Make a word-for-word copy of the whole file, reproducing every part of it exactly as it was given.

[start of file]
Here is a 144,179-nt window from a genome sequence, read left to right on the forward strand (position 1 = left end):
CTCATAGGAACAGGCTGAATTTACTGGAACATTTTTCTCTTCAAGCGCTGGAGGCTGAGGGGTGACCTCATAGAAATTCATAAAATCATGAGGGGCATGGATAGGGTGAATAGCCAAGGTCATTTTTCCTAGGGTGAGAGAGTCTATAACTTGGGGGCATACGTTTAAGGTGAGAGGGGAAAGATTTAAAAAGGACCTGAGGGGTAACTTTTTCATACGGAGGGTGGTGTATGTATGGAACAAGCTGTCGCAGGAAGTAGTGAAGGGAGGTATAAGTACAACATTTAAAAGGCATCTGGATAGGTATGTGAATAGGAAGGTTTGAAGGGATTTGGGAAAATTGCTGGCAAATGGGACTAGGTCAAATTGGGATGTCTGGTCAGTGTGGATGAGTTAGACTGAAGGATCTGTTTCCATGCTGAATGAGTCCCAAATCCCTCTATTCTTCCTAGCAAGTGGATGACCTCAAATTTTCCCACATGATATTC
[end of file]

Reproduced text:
Here is a 144,179-nt window from a genome sequence, read left to right on the forward strand (position 1 = left end):
CTCATAGGAACAGGCTGAATTTACTGGAACATTTTTCTCTTCAAGCGCTGGAGGCTGAGGGGTGACCTCATAGAAATTCATAAAATCATGAGGGGCATGGATAGGGTGAATAGCCAAGGTCATTTTTCCTAGGGTGAGAGAGTCTATAACTTGGGGGCATACGTTTAAGGTGAGAGGGGAAAGATTTAAAAAGGACCTGAGGGGTAACTTTTTCATACGGAGGGTGGTGTATGTATGGAACAAGCTGTCGCAGGAAGTAGTGAAGGGAGGTATAAGTACAACATTTAAAAGGCATCTGGATAGGTATGTGAATAGGAAGGTTTGAAGGGATTTGGGAAAATTGCTGGCAAATGGGACTAGGTCAAATTGGGATGTCTGGTCAGTGTGGATGAGTTAGACTGAAGGATCTGTTTCCATGCTGAATGAGTCCCAAATCCCTCTATTCTTCCTAGCAAGTGGATGACCTCAAATTTTCCCACATGATATTC